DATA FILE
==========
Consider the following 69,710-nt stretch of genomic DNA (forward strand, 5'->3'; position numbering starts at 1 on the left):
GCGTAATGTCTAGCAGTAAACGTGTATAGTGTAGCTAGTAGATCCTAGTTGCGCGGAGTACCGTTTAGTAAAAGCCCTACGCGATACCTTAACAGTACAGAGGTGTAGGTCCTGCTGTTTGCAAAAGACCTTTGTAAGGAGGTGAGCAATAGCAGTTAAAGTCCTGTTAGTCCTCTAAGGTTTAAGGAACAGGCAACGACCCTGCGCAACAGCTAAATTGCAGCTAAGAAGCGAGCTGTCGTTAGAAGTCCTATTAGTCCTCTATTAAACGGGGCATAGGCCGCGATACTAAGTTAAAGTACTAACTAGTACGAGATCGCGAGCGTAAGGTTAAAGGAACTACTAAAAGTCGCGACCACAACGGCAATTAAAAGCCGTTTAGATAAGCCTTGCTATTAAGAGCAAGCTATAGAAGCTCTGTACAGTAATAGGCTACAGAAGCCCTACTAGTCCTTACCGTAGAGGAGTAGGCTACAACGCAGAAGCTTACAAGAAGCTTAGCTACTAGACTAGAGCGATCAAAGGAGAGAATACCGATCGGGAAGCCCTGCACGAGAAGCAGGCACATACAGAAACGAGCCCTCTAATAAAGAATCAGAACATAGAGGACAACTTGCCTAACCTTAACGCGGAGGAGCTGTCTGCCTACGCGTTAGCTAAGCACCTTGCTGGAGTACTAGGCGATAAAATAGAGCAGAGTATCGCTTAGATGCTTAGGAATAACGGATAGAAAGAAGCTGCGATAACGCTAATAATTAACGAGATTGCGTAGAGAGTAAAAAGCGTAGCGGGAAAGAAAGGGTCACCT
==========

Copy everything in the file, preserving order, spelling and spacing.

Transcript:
Consider the following 69,710-nt stretch of genomic DNA (forward strand, 5'->3'; position numbering starts at 1 on the left):
GCGTAATGTCTAGCAGTAAACGTGTATAGTGTAGCTAGTAGATCCTAGTTGCGCGGAGTACCGTTTAGTAAAAGCCCTACGCGATACCTTAACAGTACAGAGGTGTAGGTCCTGCTGTTTGCAAAAGACCTTTGTAAGGAGGTGAGCAATAGCAGTTAAAGTCCTGTTAGTCCTCTAAGGTTTAAGGAACAGGCAACGACCCTGCGCAACAGCTAAATTGCAGCTAAGAAGCGAGCTGTCGTTAGAAGTCCTATTAGTCCTCTATTAAACGGGGCATAGGCCGCGATACTAAGTTAAAGTACTAACTAGTACGAGATCGCGAGCGTAAGGTTAAAGGAACTACTAAAAGTCGCGACCACAACGGCAATTAAAAGCCGTTTAGATAAGCCTTGCTATTAAGAGCAAGCTATAGAAGCTCTGTACAGTAATAGGCTACAGAAGCCCTACTAGTCCTTACCGTAGAGGAGTAGGCTACAACGCAGAAGCTTACAAGAAGCTTAGCTACTAGACTAGAGCGATCAAAGGAGAGAATACCGATCGGGAAGCCCTGCACGAGAAGCAGGCACATACAGAAACGAGCCCTCTAATAAAGAATCAGAACATAGAGGACAACTTGCCTAACCTTAACGCGGAGGAGCTGTCTGCCTACGCGTTAGCTAAGCACCTTGCTGGAGTACTAGGCGATAAAATAGAGCAGAGTATCGCTTAGATGCTTAGGAATAACGGATAGAAAGAAGCTGCGATAACGCTAATAATTAACGAGATTGCGTAGAGAGTAAAAAGCGTAGCGGGAAAGAAAGGGTCACCT